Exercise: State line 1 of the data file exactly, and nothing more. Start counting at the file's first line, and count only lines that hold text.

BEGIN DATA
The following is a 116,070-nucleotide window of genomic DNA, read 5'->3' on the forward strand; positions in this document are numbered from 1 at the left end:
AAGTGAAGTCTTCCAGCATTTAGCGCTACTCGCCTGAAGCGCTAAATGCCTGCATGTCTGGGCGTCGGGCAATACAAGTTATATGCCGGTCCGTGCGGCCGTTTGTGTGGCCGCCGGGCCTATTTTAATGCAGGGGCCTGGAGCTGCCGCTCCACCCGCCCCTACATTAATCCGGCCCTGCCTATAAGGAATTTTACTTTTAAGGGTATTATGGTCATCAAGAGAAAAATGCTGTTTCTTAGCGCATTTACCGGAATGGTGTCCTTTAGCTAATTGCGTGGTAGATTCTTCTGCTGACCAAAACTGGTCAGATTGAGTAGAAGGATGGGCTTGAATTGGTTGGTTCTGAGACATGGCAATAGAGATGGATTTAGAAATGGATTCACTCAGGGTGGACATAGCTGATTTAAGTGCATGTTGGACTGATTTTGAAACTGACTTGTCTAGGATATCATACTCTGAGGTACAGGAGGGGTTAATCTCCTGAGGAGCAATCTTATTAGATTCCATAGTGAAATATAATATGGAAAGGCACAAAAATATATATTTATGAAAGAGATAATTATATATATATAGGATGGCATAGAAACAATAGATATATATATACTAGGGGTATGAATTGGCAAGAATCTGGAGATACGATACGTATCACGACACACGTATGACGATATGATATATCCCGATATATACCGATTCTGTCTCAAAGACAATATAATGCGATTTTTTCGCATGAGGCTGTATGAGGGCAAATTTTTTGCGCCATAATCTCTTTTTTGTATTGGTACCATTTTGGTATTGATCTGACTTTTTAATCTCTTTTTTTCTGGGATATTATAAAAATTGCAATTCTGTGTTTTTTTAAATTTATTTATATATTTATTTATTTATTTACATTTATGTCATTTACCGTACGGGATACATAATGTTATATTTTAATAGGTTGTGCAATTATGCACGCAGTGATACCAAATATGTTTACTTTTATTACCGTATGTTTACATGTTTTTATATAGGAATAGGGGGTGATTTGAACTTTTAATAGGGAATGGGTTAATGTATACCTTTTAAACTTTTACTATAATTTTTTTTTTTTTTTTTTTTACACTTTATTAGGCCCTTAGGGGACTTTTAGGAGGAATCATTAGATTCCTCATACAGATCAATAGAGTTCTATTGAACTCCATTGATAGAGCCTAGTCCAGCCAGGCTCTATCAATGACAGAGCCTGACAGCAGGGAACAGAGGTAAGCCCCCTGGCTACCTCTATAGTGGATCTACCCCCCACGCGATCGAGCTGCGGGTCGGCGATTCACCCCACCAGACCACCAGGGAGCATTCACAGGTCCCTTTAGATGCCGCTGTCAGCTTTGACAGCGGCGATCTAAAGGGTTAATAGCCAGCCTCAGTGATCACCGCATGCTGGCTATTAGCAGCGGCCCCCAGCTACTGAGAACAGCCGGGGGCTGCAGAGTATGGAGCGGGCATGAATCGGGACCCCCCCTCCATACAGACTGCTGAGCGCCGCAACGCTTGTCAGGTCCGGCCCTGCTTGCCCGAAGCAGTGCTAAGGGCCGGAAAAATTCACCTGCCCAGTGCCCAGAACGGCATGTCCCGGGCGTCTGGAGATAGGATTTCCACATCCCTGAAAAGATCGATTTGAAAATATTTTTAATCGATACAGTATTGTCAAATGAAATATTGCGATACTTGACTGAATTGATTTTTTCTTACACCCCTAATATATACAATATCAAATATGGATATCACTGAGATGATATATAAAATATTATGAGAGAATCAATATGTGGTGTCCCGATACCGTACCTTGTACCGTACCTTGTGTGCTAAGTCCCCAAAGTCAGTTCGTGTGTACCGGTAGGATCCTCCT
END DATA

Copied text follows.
The following is a 116,070-nucleotide window of genomic DNA, read 5'->3' on the forward strand; positions in this document are numbered from 1 at the left end: